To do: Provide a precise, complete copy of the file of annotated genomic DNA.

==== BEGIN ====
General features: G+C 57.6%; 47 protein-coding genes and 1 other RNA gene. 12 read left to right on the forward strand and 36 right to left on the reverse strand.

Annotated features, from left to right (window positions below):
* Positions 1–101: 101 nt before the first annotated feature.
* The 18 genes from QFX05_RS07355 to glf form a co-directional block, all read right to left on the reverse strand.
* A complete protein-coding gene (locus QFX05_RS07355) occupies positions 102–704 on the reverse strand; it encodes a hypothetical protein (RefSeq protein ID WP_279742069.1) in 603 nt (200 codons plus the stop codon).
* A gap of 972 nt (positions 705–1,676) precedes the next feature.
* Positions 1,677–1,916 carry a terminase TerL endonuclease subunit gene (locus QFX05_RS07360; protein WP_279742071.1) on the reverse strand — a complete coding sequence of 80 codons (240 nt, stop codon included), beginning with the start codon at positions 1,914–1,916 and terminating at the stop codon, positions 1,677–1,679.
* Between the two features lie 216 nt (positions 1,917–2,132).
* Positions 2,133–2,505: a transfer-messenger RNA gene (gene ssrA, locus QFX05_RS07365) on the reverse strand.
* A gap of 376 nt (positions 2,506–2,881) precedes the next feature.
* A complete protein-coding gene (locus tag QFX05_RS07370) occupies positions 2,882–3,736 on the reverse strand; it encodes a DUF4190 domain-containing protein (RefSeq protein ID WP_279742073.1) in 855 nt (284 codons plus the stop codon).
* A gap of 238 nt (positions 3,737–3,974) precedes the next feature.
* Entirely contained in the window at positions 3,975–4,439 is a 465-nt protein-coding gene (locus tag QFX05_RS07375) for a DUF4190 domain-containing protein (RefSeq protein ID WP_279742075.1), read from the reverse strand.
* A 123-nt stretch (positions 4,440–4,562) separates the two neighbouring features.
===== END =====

General features: G+C 57.6%; 47 protein-coding genes and 1 other RNA gene. 12 read left to right on the forward strand and 36 right to left on the reverse strand.

Annotated features, from left to right (window positions below):
* Positions 1–101: 101 nt before the first annotated feature.
* The 18 genes from QFX05_RS07355 to glf form a co-directional block, all read right to left on the reverse strand.
* A complete protein-coding gene (locus QFX05_RS07355) occupies positions 102–704 on the reverse strand; it encodes a hypothetical protein (RefSeq protein ID WP_279742069.1) in 603 nt (200 codons plus the stop codon).
* A gap of 972 nt (positions 705–1,676) precedes the next feature.
* Positions 1,677–1,916 carry a terminase TerL endonuclease subunit gene (locus QFX05_RS07360; protein WP_279742071.1) on the reverse strand — a complete coding sequence of 80 codons (240 nt, stop codon included), beginning with the start codon at positions 1,914–1,916 and terminating at the stop codon, positions 1,677–1,679.
* Between the two features lie 216 nt (positions 1,917–2,132).
* Positions 2,133–2,505: a transfer-messenger RNA gene (gene ssrA, locus QFX05_RS07365) on the reverse strand.
* A gap of 376 nt (positions 2,506–2,881) precedes the next feature.
* A complete protein-coding gene (locus tag QFX05_RS07370) occupies positions 2,882–3,736 on the reverse strand; it encodes a DUF4190 domain-containing protein (RefSeq protein ID WP_279742073.1) in 855 nt (284 codons plus the stop codon).
* A gap of 238 nt (positions 3,737–3,974) precedes the next feature.
* Entirely contained in the window at positions 3,975–4,439 is a 465-nt protein-coding gene (locus tag QFX05_RS07375) for a DUF4190 domain-containing protein (RefSeq protein ID WP_279742075.1), read from the reverse strand.
* A 123-nt stretch (positions 4,440–4,562) separates the two neighbouring features.